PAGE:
The Irish Times view on the abortion referendum: The shadow campaign

It is incumbent on all of us to talk with friends and family about what we are seeing online and whether it should be trusted

It may seem extraordinary that the State, which over the years has put in place a range of statutory regulations covering campaign funding, political advertising and balanced coverage in broadcast media, finds itself with no legislation governing political campaigning on the most powerful communications platforms in human history. Photograph: Dara Mac Donaill

It may seem extraordinary that the State, which over the years has put in place a range of statutory regulations covering campaign funding, political advertising and balanced coverage in broadcast media, finds itself with no legislation governing political campaigning on the most powerful communications platforms in human history. Photograph: Dara Mac Donaill

 

With less than three weeks to go to the referendum on repeal of the Eighth Amendment, concern has been expressed across the political spectrum about the potential impact of unregulated online advertising and of misleading information being disseminated via social media platforms.

Experience elsewhere suggests these digital campaigns are likely to increase in intensity as voting day approaches. Also that it will be impossible to gain a full picture of what is actually happening online before the vote takes place. The nature of targeted digital advertising, particularly on platforms such as Facebook, means certain messages will be restricted to specific demographic groups while remaining invisible to the rest of us.

A small number of individuals and voluntary organisations are attempting to monitor this activity in Ireland during the referendum campaign. Realistically, though, the best they can hope to achieve is an anecdotal snapshot. Nevertheless, last week they reported an increase in the volume of ads funded by anonymous groups outside the country, particularly from anti-abortion groups in the US.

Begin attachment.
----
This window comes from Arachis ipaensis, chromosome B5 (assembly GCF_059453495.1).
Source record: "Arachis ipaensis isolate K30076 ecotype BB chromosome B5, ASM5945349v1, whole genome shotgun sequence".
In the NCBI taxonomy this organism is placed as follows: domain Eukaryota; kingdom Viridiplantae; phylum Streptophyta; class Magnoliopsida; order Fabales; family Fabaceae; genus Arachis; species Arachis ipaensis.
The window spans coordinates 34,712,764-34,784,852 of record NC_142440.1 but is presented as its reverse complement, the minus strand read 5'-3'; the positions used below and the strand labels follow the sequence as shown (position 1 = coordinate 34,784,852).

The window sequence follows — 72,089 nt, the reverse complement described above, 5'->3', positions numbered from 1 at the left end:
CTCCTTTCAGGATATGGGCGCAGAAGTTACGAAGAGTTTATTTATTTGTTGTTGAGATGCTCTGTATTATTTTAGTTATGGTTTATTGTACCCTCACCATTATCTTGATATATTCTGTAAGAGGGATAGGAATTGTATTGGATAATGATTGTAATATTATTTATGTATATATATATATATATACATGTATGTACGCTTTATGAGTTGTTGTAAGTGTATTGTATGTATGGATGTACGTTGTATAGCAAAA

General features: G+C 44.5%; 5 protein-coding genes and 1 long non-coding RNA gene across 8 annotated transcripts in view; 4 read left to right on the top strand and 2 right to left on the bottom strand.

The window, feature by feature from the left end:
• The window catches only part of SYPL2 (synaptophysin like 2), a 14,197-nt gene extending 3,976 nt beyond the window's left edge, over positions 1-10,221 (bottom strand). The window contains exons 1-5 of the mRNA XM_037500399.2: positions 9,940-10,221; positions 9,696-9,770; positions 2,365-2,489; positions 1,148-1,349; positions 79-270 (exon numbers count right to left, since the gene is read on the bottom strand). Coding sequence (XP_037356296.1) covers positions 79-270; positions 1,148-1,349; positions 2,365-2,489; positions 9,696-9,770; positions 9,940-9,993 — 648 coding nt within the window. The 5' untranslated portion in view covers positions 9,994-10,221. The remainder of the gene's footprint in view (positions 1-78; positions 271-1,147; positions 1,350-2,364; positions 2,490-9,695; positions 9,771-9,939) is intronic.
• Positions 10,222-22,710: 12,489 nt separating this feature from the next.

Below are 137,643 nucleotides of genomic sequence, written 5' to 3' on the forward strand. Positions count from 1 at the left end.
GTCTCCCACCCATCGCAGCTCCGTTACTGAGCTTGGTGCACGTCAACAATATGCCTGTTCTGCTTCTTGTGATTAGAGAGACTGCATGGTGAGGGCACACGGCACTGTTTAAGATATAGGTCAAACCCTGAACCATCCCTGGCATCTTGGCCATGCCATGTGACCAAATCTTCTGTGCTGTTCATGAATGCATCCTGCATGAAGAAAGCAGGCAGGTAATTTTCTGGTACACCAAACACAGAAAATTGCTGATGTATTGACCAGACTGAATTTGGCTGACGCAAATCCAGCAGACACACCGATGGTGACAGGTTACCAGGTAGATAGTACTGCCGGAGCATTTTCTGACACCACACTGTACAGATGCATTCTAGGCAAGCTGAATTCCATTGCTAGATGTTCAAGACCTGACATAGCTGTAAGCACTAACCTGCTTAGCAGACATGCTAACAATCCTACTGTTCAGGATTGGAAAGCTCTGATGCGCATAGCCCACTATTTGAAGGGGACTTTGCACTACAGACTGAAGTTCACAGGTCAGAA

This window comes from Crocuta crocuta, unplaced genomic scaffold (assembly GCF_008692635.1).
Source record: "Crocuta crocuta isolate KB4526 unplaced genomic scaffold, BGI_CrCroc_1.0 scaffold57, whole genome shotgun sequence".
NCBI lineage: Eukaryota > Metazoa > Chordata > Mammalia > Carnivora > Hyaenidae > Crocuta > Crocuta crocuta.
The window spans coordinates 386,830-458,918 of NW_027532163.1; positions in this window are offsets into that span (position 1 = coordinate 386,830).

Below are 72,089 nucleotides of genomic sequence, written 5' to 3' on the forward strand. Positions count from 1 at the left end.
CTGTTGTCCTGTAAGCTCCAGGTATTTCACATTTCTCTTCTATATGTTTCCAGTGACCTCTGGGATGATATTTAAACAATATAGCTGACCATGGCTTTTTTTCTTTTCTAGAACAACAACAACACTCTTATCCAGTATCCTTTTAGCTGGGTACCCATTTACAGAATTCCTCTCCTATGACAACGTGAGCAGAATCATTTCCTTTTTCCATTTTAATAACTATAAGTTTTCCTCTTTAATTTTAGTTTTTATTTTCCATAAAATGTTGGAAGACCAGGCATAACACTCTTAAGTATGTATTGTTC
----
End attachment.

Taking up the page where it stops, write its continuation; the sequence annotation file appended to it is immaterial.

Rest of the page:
It may seem extraordinary that the State, which over the years has put in place a range of statutory regulations covering campaign funding, political advertising and balanced coverage in broadcast media, finds itself with no legislation governing political campaigning on the most powerful communications platforms in human history. But the reality is that, like most of the world’s democracies, we have failed to adapt quickly enough to the technological revolution of the last decade and are now struggling to catch up.

The Bill published by Fianna Fáil TD James Lawless requiring internet companies to reveal the identity of those who fund campaigning ads online marks a modest attempt to engage with the issue. But it is just a beginning. Facebook, Google and others have argued for years that they are neutral platforms which should not be subject to the same regulation as traditional media companies. That argument now looks threadbare, as does their insistence that self-regulation is preferable to legislation. European countries in particular are finally moving to assert citizens’ rights in areas such as data privacy. The logical next step is to extend established democratic safeguards into the digital sphere.

For the moment, in the absence of regulation, bad actors have the opportunity to send misleading or false messages to micro-targeted groups of voters with little or no fear of rebuttal. For a subject as emotive and potentially divisive as abortion, it is not unreasonable to fear such tactics could have a significant effect on the final result. It is incumbent on all of us to talk with friends and family about what we are seeing online and whether it should be trusted.

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